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Elementary schools work to keep kids reading over the summer

Jayonna Foster carefully eyed the choices at her feet.

"The Poky Little Puppy" or "Just Go to Bed"? Batman or Dora?

Then she saw the pink cover and bright yellow letters: "Empress of Everything, By Ruby Lu."

"This is my favorite," the rising third-grader said. "I love to read."

She quickly knelt to grab it as 10 other children made their choices.

They were the first group of students this summer to experience Independence Elementary's "Reading Rocks."

It's part of a larger effort by several Rock Hill elementary schools to keep kids reading over the summer when educators say students can backslide, losing some of the academic progress they made during the previous school year.

"If we can encourage reading, that's important," Independence Principal Marc Swygert said. "We saw from our scores that over the summer there's a little regression in reading. We figured we could do a couple initiatives and build on them each year."

While there's no coordinated effort across the district, teachers and administrators from various schools volunteer their time to try different approaches.

Belleview Elementary teachers are targeting struggling readers. Thirty-five students selected for the program visit campus over the summer for reading lessons. They get three books to borrow on each trip.

"We know a lot of our students don't have access to literacy materials at home," Principal John Kirell said. When the students visit, it's an opportunity to "catch up with them and ask, 'How is your summer going?' "

Independence and Old Pointe schools have launched outreach programs. Over the summer, the schools' principals and teacher volunteers are taking boxes of books to neighborhoods in their attendance areas.

They bring snacks and play educational games with the children.

"We want to keep our kids engaged with literacy initiatives," Old Pointe Principal Tanya Campbell said. "We thought, 'Hey, wouldn't it be cool to go to the kids this summer.' "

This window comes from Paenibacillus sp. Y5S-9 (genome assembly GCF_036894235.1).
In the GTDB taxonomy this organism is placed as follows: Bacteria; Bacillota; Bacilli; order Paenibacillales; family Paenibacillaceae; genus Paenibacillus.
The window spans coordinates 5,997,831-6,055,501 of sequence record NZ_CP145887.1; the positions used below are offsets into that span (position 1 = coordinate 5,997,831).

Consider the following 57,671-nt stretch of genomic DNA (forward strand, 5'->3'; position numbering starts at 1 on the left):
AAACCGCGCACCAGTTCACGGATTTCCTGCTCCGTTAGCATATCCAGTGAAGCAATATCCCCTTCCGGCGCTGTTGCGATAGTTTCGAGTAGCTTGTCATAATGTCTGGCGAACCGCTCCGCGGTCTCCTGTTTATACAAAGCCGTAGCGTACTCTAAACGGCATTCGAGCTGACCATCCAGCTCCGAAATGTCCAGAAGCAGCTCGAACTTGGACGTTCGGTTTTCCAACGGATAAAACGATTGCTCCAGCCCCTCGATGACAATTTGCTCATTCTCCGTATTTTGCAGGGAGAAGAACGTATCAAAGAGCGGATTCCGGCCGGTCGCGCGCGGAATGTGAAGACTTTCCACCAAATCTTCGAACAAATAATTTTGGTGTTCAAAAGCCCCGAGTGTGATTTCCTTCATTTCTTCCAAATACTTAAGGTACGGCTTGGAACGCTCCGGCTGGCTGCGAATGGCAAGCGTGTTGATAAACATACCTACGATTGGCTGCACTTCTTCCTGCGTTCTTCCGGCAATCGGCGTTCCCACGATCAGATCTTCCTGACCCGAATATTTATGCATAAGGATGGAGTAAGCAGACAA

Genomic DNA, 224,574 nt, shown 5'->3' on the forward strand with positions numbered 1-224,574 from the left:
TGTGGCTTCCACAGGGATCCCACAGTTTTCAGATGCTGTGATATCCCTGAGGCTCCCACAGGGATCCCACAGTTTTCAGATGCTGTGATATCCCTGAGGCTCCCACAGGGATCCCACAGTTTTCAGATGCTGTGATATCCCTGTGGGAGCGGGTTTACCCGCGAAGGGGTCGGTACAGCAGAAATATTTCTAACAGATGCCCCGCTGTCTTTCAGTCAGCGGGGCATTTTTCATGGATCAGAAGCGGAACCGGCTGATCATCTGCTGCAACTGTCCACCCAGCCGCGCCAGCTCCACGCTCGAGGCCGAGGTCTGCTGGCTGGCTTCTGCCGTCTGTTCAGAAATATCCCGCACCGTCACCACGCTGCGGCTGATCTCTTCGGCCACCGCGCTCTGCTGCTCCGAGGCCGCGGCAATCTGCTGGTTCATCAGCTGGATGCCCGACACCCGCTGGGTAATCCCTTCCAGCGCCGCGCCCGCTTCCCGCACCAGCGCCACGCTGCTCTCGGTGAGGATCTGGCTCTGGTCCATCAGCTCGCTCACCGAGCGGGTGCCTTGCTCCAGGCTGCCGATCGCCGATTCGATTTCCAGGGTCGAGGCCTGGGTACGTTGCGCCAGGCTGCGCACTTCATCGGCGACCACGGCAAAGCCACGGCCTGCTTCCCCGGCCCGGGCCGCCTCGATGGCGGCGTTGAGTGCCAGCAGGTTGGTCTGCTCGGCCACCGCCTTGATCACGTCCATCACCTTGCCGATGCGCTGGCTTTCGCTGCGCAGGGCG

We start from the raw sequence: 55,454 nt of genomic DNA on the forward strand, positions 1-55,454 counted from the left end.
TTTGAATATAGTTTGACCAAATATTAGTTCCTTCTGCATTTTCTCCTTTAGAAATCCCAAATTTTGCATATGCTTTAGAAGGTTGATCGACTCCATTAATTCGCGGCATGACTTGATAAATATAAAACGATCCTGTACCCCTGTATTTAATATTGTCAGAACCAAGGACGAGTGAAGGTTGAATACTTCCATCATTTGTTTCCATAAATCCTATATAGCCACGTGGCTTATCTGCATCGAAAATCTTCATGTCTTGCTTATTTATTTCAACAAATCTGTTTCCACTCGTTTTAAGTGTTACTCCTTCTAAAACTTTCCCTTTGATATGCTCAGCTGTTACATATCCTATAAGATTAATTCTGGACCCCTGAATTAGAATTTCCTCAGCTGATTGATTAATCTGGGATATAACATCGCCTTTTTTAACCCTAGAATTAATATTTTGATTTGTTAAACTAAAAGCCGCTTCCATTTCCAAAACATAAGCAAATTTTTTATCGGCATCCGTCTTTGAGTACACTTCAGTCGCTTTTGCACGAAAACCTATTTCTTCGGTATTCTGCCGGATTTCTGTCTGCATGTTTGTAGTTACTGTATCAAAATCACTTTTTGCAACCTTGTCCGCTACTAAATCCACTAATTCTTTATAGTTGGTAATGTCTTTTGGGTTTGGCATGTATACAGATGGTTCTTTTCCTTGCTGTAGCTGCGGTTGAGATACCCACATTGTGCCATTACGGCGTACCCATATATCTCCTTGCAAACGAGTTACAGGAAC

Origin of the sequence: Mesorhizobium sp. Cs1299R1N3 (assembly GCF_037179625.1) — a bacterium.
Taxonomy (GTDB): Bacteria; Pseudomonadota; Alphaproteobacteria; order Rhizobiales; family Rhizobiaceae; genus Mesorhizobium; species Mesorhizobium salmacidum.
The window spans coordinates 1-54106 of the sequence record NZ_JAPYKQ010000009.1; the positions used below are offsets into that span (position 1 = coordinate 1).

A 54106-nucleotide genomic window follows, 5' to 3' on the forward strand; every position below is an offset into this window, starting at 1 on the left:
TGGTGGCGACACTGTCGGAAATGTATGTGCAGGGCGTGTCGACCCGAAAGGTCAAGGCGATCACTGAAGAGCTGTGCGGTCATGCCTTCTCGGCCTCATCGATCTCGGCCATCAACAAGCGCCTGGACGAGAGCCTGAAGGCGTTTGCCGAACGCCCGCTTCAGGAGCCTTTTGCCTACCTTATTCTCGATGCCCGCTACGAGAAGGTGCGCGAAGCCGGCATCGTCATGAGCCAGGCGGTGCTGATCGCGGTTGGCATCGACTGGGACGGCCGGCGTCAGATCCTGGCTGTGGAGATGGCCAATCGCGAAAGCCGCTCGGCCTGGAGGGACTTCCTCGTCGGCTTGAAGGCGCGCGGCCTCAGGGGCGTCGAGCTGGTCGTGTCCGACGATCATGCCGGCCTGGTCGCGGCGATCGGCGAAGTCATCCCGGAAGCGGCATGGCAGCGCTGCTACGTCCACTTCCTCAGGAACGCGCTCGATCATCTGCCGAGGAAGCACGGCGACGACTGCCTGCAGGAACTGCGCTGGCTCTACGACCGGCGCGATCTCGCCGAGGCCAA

Weeks before their visits, they post fliers around the neighborhoods and advertise on Facebook.

Old Pointe has held two outreach programs so far, one at Market Place Apartments and the other at school.

"We had kids in corners just reading books with adults," Campbell said.

'It was just a blessing'

Nearly 30 children showed up at each session.

Beverly Mann's son Antonio, a rising fifth-grader, was one of them.

"To have the principal, the assistant principal and the counselor and two other teachers come down ... it was just a blessing," Mann said. "They made our kids feel so special. I have never seen the kids so excited about reading."

Antonio, who can't wait to finish "Captain Underpants and the Attack of the Talking Toilets" and get another book, said the visits are helpful.

"I can practice (reading) through the summer, and when school starts I can remember it and read better," he said.

Old Pointe's library is also open from noon to 2 p.m. Wednesdays in July for students to read, check out books and use computers.

On Independence Elementary's first day of Reading Rocks, Swygert and several teachers visited two neighborhoods.

At Arborwood apartments, the children read with teachers, wrote about what they like to do during the summer, used crackers and candy to make maps of South Carolina's regions, ate snacks and played an outdoor bowling word game. Before leaving, they each got to choose books and an educational game to keep.

"We make it a fun-filled, quick two hours," Swygert said. "So if they want to go to the pool afterwards, they have plenty of time."

Any child is welcome.

When a couple of boys who attend another school peeked in to see what was going on, Swygert invited them over for snacks and books.

While Swygert hopes for larger turnouts in the future, he's satisfied.

"If we had two students, I would have felt it was a success," he said.

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